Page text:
Random ruminations on collecting and Philosateleia
New United States stamps
We’re only a little more than a month into the new year, and already there are dozens of new stamps for those of us who collect modern U.S. material. As is the case with a great deal of modern material, however, finding some of those stamps used is probably going to be a challenge.
So far, I’ve acquired only three of the new stamps for my own collection. I have two of the weather vanes—one of which came on a piece of mail from my credit union, oddly enough—and one of the bonsai stamps. That’s it. I’m still seeing a lot of holiday baubles at work, but hopefully the newer issues will gradually replace those as time moves on.
Editor’s note added March 27, 2012: Rachel asks, “Why can’t you just mail yourself to get a used stamp?” An excellent question—and of course, you can. What I meant, but failed to convey, was that finding a lot of new issues used commercially rather than by stamp collectors won’t be easy. My thanks to Rachel for pointing out my omission, and giving me the chance to clarify!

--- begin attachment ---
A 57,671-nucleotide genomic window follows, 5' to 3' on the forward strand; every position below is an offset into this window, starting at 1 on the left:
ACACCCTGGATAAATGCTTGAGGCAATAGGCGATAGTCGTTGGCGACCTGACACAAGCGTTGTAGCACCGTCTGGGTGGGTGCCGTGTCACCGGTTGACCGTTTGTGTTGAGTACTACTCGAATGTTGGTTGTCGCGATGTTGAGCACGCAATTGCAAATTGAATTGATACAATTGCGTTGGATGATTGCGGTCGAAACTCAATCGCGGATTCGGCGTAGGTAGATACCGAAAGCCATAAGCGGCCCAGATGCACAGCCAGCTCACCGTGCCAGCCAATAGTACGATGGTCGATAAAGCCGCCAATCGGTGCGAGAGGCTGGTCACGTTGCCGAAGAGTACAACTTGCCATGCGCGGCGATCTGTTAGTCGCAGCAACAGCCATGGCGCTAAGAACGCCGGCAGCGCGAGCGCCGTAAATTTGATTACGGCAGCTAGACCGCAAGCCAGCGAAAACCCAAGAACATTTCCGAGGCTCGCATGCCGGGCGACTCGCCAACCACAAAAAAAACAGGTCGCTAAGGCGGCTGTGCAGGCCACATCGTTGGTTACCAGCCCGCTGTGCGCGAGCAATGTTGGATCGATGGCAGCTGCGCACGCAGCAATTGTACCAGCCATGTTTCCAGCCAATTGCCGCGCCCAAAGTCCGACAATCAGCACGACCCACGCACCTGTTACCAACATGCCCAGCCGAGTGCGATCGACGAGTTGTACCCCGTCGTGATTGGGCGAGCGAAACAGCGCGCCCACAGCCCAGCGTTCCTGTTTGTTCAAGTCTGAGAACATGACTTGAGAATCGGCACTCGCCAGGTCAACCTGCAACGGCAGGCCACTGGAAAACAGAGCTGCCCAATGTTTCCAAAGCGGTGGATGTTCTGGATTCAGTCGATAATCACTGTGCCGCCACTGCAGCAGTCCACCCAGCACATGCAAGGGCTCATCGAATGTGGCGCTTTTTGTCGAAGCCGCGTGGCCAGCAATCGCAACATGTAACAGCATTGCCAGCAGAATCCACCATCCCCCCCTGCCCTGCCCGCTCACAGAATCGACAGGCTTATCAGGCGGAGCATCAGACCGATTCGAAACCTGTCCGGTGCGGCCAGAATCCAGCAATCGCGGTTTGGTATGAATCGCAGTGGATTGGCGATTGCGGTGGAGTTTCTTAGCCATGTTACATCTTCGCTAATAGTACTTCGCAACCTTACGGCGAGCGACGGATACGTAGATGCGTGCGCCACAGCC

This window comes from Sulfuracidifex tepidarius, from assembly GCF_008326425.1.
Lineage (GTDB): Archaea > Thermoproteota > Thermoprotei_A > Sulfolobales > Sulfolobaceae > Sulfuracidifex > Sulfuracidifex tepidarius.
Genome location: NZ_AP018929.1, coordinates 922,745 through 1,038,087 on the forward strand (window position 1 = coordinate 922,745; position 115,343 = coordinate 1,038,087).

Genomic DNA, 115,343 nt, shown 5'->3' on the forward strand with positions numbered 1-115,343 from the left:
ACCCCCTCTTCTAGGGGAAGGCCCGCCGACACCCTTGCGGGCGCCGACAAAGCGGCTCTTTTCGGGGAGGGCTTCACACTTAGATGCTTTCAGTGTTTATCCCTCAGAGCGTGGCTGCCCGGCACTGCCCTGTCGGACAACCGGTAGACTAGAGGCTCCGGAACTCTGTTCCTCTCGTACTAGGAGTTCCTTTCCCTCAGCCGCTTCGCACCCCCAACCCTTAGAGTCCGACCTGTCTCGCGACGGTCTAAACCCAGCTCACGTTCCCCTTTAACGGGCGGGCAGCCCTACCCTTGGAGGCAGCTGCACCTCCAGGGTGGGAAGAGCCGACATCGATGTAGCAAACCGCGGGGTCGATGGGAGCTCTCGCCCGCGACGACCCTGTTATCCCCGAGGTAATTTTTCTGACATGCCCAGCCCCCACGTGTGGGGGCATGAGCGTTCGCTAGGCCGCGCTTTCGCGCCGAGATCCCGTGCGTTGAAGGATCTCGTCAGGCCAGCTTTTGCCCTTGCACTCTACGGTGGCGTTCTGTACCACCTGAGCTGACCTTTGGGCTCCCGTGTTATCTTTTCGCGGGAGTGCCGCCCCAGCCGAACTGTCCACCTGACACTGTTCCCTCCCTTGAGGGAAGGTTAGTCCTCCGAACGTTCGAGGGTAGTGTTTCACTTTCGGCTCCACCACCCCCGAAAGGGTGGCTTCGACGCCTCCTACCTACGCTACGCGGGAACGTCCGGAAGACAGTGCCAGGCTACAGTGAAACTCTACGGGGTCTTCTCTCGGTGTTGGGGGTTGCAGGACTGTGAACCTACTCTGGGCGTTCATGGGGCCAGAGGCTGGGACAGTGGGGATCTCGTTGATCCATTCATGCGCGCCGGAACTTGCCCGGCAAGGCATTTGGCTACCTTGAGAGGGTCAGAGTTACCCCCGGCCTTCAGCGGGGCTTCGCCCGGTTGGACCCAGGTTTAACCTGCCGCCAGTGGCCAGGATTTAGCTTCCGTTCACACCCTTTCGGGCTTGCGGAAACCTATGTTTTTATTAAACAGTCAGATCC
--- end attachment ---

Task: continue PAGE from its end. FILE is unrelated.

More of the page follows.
In local news
A couple of projects are in progress here right now. First, I’m working on posting images of and write-ups about my landscape stamps. That’s not exactly a small undertaking, and I don’t know how long it might take me to get everything online, but I’m doing what I can.
Something else on my plate is the stamp gallery as a whole. I’m trying to bring the look of the oldest pages, some of which haven’t been updated since 2006, up to speed with the rest of Philosateleia. This is an “as time permits” sort of thing, but it would be really nice a uniform look across the entire site again one day.
New Post Horn, new album pages
After that’s done, I’ll need to turn my attention to putting together the Spring 2012 supplement for The Philosateleian U.S. Stamp Album. As I mentioned earlier, there are several dozen new stamps for which we’ll need spaces. Look for the new pages by the middle of March.
Show your support
I try not to spend a lot of time on this topic, as I like to think of Philosateleia as a public service of sorts. Nevertheless, I do appreciate your support, whether it’s a small donation to help cover expenses, a link from your website or blog, or even just an e-mail letting me know you’re using my stamp album pages. Finally, you can like The Philosateleian on Facebook, if that’s what floats your boat.